Today's college students are reliable consumers, with annual budgets for furniture, clothes and gadgets. Much of which ends up in a dumpster. On today’s show, how a group of UNH students kept mounds of trash out of the landfill and turned it into cash...a model now being copied on campuses across the US. Then, business schools call it Enya-Nomics – after the new-age icon who's defied every record industry trend – selling more records than Beyoncé without touring, tweeting, talking to the press, or even leaving her Irish refuge.
Listen to the full show.
Americans throw away more than 250 million tons of waste each year...a number that makes any individual attempt to rein in waste feel miniscule. But now, the Post-Landfill Action Network or PLAN is rallying college students to make a dent. In 2010 PLAN started collecting the discarded books & furniture & electronics heaped into dumpsters when UNH students moved out of their dorms. They found a place for storage over the summer and then re-sold the goods at a discount to new students on move-in day.
The PLAN methodology is now operating on 48 campuses across the country, and its innovative strategies for growth and funding has earned start-up money, awards, and recognition from business and environmental organizations all over the country. We spoke to the founder of PLAN, Alex Freid.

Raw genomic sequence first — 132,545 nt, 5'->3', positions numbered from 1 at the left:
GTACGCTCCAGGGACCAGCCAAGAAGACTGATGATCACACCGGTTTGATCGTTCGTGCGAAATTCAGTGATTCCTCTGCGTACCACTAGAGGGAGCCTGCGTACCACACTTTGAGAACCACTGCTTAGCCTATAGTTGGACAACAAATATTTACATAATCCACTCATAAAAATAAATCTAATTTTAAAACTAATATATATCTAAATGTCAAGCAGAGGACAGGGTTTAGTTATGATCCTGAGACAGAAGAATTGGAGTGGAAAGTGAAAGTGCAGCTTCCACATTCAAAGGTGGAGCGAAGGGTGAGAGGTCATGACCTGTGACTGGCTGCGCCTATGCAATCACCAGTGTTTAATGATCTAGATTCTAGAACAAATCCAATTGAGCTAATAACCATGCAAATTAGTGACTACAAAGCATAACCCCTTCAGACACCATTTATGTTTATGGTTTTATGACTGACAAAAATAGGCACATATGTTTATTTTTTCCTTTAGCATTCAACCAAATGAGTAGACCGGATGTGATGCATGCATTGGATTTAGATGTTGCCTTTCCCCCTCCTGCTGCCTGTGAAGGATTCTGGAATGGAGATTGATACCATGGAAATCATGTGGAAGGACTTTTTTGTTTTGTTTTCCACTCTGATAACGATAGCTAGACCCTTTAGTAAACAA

Vladimir Popov is known around Waterville Valley as the opera singing chairlift operator. Although Popov sings strictly in the mountains now, as he told NHPR's Sean Hurley, he once sang in the world's great opera houses.
You can listen to this story again and read more here.
The musician known as Enya has sold 80 million albums – five times the number of Beyoncé’s US sales – without ever touring, courting the press, or sending a single Tweet.
The reclusive Irish star so thoroughly contradicts everything we’re told about the music industry that there is a specific world for her phenomenon – “Enya-Nomics.” Anne Helen Petersen profiled Enya just as her first album in seven years was about to drop.
If you're a fan of HBO programming, you've probably heard the work of composer Max Richter - he's responsible for scoring one of its dark dramas, The Leftovers. But recently, Richter released something a little more subdued: an eight-hour album called Sleep, which he calls a “lullaby for a frenetic world”.
Ambitious as an eight-hour album may be, Max Richter is hardly the first composer to send people nodding off, or to try and score a dreamscape. Philip Sherburne is a contributing editor at Pitchfork magazine, where you'll find his article "Songs in the Key of Zzz: the History of Sleep Music".
You can read more about the history of sleep music here.